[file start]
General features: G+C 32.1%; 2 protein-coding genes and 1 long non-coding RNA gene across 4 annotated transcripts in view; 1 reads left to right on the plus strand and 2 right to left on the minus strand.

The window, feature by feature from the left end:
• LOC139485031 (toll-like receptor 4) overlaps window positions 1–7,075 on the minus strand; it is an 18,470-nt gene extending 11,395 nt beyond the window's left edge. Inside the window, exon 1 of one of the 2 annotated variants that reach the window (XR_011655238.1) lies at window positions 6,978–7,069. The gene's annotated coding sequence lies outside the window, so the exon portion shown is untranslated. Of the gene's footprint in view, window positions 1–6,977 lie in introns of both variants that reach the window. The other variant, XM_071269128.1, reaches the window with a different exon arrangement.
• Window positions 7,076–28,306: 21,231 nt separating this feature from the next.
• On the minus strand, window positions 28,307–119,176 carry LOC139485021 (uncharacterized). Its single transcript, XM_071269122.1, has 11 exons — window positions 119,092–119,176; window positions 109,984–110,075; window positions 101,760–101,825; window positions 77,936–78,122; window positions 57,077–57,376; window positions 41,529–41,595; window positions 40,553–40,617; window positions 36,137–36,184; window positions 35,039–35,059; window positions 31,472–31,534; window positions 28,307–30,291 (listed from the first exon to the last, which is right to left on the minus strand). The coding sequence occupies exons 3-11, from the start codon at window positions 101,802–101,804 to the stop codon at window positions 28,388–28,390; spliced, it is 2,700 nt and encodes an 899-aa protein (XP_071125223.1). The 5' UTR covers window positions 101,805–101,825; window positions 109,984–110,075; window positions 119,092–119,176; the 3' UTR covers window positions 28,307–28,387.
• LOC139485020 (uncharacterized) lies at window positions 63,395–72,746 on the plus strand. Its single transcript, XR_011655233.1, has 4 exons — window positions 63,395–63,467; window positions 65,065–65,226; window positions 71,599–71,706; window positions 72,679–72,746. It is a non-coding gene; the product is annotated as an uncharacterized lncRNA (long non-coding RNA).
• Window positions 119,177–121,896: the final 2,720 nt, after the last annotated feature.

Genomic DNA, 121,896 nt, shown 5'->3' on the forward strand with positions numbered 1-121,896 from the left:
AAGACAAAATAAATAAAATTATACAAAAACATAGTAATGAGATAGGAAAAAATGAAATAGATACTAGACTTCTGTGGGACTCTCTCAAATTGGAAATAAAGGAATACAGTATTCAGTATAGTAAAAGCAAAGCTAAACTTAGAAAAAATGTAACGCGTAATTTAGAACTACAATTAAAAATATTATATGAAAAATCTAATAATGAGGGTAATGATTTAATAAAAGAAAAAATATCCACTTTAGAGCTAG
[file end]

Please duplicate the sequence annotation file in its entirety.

General features: G+C 32.1%; 2 protein-coding genes and 1 long non-coding RNA gene across 4 annotated transcripts in view; 1 reads left to right on the plus strand and 2 right to left on the minus strand.

The window, feature by feature from the left end:
• LOC139485031 (toll-like receptor 4) overlaps window positions 1–7,075 on the minus strand; it is an 18,470-nt gene extending 11,395 nt beyond the window's left edge. Inside the window, exon 1 of one of the 2 annotated variants that reach the window (XR_011655238.1) lies at window positions 6,978–7,069. The gene's annotated coding sequence lies outside the window, so the exon portion shown is untranslated. Of the gene's footprint in view, window positions 1–6,977 lie in introns of both variants that reach the window. The other variant, XM_071269128.1, reaches the window with a different exon arrangement.
• Window positions 7,076–28,306: 21,231 nt separating this feature from the next.
• On the minus strand, window positions 28,307–119,176 carry LOC139485021 (uncharacterized). Its single transcript, XM_071269122.1, has 11 exons — window positions 119,092–119,176; window positions 109,984–110,075; window positions 101,760–101,825; window positions 77,936–78,122; window positions 57,077–57,376; window positions 41,529–41,595; window positions 40,553–40,617; window positions 36,137–36,184; window positions 35,039–35,059; window positions 31,472–31,534; window positions 28,307–30,291 (listed from the first exon to the last, which is right to left on the minus strand). The coding sequence occupies exons 3-11, from the start codon at window positions 101,802–101,804 to the stop codon at window positions 28,388–28,390; spliced, it is 2,700 nt and encodes an 899-aa protein (XP_071125223.1). The 5' UTR covers window positions 101,805–101,825; window positions 109,984–110,075; window positions 119,092–119,176; the 3' UTR covers window positions 28,307–28,387.
• LOC139485020 (uncharacterized) lies at window positions 63,395–72,746 on the plus strand. Its single transcript, XR_011655233.1, has 4 exons — window positions 63,395–63,467; window positions 65,065–65,226; window positions 71,599–71,706; window positions 72,679–72,746. It is a non-coding gene; the product is annotated as an uncharacterized lncRNA (long non-coding RNA).
• Window positions 119,177–121,896: the final 2,720 nt, after the last annotated feature.

Genomic DNA, 121,896 nt, shown 5'->3' on the forward strand with positions numbered 1-121,896 from the left:
AAGACAAAATAAATAAAATTATACAAAAACATAGTAATGAGATAGGAAAAAATGAAATAGATACTAGACTTCTGTGGGACTCTCTCAAATTGGAAATAAAGGAATACAGTATTCAGTATAGTAAAAGCAAAGCTAAACTTAGAAAAAATGTAACGCGTAATTTAGAACTACAATTAAAAATATTATATGAAAAATCTAATAATGAGGGTAATGATTTAATAAAAGAAAAAATATCCACTTTAGAGCTAG